Managing risks from school transport

One of the greatest risks children face is daily travel to school. This can be by bus, car, cycling, or walking, but each poses unique hazards you’ll need to manage.

The good news is technology has made this management easier and more effective. But there are important measures to consider to ensure high safety standards at met. Here are five management tips to maximise your school transport safety strategy.

1. Getting the right operator

It’s essential your drivers understand dangers on the road. This should include an awareness of how to limit risk tasking. Health and safety advice for your operation can help improve overall safety, but there are basic regulations to keep in mind to ensure the safety of pupils.

For your bus, coach, or minibus transport, you must choose an industry-leading operator with recognised qualifications. The operator should have an excellent road safety record, modern and roadworthy vehicles, and relevant emergency procedures.

To maintain high safety standards, you can also:

  • Train your drivers to be compliant with changing laws.
  • Ensure vehicles can cater for disabled children.
  • Are capable of providing safety in dangerous weather conditions.
  • Ensure they report/intervene with any cases of bullying.

For further help there’s THINK!, which has advice on essential vehicle checks and other important road safety issues.

2. Supervise drivers

Traditionally, this has been a complex task for risk management. It’s now much easier thanks to real-time reporting tools such as GPS technology.

Setting this up will alert supervisors about any unexpected issues, such as a driver speeding, or not taking the planned route.

3. Manage transport routes

Transport routing software allows schools to plan safe routes for buses, coaches, or minibuses. The software can ensure drivers avoid security threats, such as road hazards, extensive traffic, or high crime areas.

It also includes incident reporting. As a result, schools can keep accurate records that can help to maintain, and improve on, long-term health & safety procedures.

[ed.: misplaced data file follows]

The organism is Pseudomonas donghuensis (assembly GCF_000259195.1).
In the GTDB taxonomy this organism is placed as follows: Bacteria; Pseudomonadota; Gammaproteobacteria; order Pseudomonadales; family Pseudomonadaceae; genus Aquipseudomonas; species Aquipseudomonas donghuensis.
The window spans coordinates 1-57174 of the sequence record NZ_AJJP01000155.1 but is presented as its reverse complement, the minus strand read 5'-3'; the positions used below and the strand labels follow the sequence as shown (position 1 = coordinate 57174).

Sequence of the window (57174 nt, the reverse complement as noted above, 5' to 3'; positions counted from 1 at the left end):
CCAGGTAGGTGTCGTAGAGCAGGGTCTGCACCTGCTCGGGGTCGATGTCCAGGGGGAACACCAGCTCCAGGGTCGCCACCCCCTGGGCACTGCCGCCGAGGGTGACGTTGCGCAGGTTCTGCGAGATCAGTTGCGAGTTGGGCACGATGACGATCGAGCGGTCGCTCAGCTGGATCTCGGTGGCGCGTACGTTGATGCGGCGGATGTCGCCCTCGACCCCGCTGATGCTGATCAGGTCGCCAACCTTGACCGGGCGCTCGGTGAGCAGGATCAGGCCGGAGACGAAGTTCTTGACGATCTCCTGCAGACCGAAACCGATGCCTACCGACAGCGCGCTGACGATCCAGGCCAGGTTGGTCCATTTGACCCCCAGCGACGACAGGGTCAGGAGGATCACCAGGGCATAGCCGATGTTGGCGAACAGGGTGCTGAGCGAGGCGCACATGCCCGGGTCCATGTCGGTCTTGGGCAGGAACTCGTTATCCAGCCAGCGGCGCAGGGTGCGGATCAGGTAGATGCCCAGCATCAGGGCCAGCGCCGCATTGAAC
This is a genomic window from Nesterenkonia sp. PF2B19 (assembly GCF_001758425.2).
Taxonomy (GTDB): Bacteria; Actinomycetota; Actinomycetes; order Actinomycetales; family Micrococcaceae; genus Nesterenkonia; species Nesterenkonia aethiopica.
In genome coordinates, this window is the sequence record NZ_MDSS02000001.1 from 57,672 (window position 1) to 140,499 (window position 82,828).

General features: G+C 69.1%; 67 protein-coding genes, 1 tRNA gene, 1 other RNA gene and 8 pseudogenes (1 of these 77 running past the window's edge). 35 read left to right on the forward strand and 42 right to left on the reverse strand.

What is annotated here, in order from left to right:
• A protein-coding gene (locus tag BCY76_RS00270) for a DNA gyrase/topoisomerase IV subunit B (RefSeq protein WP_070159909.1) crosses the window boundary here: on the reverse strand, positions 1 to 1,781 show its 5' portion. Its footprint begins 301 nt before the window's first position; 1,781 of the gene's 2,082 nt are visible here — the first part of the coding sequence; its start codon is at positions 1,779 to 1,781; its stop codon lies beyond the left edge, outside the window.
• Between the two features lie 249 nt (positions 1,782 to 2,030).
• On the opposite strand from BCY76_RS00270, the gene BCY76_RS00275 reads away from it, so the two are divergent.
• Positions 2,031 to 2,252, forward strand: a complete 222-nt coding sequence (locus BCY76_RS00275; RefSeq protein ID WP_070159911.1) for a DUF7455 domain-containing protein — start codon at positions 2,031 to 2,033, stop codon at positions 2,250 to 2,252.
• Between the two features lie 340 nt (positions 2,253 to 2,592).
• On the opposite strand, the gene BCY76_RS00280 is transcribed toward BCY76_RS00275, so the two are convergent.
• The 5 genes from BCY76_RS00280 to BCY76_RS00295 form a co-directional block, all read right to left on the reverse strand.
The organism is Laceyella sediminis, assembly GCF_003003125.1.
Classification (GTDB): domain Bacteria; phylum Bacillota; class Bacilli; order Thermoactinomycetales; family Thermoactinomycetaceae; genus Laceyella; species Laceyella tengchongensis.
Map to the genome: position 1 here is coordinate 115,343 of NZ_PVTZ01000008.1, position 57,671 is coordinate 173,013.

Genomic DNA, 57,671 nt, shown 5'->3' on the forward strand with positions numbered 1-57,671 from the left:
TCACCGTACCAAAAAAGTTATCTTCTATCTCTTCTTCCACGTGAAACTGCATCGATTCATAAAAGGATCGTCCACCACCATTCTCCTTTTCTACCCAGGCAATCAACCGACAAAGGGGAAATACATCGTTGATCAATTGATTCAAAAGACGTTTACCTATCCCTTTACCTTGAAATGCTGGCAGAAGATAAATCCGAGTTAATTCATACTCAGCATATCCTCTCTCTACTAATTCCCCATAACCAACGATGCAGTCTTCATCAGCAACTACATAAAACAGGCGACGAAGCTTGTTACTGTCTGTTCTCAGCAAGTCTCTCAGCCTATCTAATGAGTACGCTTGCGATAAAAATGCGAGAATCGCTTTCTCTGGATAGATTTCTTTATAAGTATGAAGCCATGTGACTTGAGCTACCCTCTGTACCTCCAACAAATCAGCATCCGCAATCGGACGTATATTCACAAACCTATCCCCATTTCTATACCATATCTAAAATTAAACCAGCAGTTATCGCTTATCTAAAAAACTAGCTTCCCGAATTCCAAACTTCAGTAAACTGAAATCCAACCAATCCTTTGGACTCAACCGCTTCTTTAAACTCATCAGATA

If you like the idea, have a look at this fleet management software to compare prices.

4. Promote cycling & walking awareness

Children may cycle or walk to school if they’re not eligible for school transport (or if they live within two to three miles of the school). You may need to conduct a safety check of the route first, whether they’re cycling or walking. Parents can still claim the route isn’t safe, if they’re dissatisfied.

If children cycle to school, be aware of their route and its safety. You should also ensure they have appropriate cycling skills, the right safety gear, and a good understanding of road traffic safety.

If children are walking to school, you must consider the safety of their route, as well as their traffic awareness.

To manage their safety, you can offer Practical Pedestrian Skills Training, provide Green Cross Code training, supply high-visibility safety gear, or update their road safety education.

5. Promote car safety

If parents drive their children to school, it’s their responsibility to enforce a seat belt wearing policy. But a school must also designate parking arrangements and drop off/pick up areas.

For school opening and closing times, things can get quite frantic and dangerous, so it’s an important step to take. Communicating with parents about the safety expectations of these times is important. You can also encourage cycling, public transport, or walking to alleviate rush hour traffic.

For higher education, many students will have access to a car. Young drivers are often impressionable and more likely to speed. There are also modern distractions, such as smartphones, that can make them lose concentration.

Implementing a road safety awareness campaign can help here, so young drivers are aware of common hazards they’ll face.

Author bio
Russell Corlett is the health and safety director for Peninsula UK, a human resources business consultant with a global presence. Part of its services includes guiding SMEs through their health and safety policy procedures.

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